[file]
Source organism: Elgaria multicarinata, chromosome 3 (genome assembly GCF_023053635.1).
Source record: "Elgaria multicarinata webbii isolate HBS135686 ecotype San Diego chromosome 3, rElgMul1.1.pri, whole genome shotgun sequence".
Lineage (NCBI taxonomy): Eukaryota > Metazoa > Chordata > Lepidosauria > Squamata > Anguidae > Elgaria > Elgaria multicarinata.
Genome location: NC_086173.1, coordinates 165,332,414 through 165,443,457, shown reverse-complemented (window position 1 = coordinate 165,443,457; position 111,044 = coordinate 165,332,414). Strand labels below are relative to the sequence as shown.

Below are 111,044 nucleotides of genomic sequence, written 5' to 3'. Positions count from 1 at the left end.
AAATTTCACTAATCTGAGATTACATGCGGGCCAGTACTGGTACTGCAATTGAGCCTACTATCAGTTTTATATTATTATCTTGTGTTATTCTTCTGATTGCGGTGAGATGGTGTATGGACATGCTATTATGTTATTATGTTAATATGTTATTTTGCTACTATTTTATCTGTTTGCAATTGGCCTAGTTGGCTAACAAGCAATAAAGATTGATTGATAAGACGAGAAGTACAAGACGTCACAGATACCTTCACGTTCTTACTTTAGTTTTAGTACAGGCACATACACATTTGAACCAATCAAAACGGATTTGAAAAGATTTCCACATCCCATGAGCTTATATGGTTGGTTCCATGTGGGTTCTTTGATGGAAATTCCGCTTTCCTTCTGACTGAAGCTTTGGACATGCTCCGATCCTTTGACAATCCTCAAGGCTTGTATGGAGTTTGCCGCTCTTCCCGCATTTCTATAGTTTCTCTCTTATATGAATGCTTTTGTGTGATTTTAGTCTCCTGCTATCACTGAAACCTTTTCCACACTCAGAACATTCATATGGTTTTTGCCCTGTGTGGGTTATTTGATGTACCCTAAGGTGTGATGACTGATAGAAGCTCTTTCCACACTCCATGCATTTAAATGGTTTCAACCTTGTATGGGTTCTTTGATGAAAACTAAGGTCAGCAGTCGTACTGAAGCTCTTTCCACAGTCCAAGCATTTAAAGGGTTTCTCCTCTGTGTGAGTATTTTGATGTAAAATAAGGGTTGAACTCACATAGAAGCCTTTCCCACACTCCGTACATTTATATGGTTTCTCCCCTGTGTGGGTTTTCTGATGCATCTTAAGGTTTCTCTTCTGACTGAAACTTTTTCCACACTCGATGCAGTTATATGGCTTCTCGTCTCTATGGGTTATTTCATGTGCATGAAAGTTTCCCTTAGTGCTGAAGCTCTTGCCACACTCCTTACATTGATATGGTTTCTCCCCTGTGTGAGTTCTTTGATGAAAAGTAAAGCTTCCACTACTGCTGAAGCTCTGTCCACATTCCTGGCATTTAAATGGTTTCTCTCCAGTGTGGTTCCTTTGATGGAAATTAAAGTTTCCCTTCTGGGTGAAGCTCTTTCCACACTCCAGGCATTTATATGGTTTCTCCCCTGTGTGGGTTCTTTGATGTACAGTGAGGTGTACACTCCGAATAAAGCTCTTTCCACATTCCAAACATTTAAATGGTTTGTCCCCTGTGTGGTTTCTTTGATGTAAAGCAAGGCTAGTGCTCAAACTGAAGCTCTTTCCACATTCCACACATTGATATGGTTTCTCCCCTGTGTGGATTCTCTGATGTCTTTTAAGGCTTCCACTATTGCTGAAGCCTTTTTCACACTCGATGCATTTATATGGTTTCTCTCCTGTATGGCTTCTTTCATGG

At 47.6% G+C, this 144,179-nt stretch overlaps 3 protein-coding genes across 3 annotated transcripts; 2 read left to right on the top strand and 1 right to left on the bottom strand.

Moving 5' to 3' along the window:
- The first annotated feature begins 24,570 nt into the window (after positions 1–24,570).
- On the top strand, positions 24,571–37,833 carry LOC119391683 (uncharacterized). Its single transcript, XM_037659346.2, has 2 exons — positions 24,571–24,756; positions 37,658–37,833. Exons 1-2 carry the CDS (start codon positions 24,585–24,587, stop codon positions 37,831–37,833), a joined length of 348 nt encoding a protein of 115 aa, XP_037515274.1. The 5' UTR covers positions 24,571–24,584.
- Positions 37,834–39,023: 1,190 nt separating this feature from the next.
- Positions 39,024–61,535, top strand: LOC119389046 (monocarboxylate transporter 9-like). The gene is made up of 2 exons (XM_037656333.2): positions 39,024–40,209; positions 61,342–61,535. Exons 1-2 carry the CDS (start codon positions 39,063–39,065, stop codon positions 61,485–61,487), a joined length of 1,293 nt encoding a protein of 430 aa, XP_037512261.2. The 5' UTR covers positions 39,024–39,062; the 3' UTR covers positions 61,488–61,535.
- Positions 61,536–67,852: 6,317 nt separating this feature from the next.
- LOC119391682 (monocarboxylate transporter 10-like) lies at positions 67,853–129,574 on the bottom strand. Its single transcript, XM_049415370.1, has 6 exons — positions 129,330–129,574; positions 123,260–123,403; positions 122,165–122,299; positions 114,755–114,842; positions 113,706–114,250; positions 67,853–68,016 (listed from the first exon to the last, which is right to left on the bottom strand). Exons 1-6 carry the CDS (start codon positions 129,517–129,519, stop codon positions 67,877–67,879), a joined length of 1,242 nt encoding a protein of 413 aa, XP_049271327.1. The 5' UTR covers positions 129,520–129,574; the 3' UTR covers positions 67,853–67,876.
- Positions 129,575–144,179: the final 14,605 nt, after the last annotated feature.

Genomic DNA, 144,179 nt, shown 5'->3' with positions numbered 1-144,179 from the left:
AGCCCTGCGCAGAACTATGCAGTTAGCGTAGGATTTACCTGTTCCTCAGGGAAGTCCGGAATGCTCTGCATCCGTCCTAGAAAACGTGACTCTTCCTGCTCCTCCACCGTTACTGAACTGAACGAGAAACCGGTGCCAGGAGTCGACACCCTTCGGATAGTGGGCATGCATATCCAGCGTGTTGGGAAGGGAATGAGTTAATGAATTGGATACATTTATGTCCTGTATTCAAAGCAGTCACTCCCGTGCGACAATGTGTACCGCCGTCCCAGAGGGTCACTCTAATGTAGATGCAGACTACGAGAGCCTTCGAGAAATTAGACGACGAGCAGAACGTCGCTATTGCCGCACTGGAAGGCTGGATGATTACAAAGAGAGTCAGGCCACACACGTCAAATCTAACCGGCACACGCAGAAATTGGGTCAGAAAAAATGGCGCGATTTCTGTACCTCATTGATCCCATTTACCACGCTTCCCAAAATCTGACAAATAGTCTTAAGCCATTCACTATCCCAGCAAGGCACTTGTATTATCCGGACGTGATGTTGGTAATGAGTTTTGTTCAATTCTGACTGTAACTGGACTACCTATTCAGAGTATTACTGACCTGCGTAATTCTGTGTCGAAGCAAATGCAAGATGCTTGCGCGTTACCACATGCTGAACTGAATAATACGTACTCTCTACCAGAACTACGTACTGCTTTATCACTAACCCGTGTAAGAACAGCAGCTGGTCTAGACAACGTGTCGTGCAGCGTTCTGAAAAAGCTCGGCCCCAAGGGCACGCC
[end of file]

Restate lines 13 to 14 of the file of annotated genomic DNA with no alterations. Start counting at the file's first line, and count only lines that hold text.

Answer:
- Positions 61,536–67,852: 6,317 nt separating this feature from the next.
- LOC119391682 (monocarboxylate transporter 10-like) lies at positions 67,853–129,574 on the bottom strand. Its single transcript, XM_049415370.1, has 6 exons — positions 129,330–129,574; positions 123,260–123,403; positions 122,165–122,299; positions 114,755–114,842; positions 113,706–114,250; positions 67,853–68,016 (listed from the first exon to the last, which is right to left on the bottom strand). Exons 1-6 carry the CDS (start codon positions 129,517–129,519, stop codon positions 67,877–67,879), a joined length of 1,242 nt encoding a protein of 413 aa, XP_049271327.1. The 5' UTR covers positions 129,520–129,574; the 3' UTR covers positions 67,853–67,876.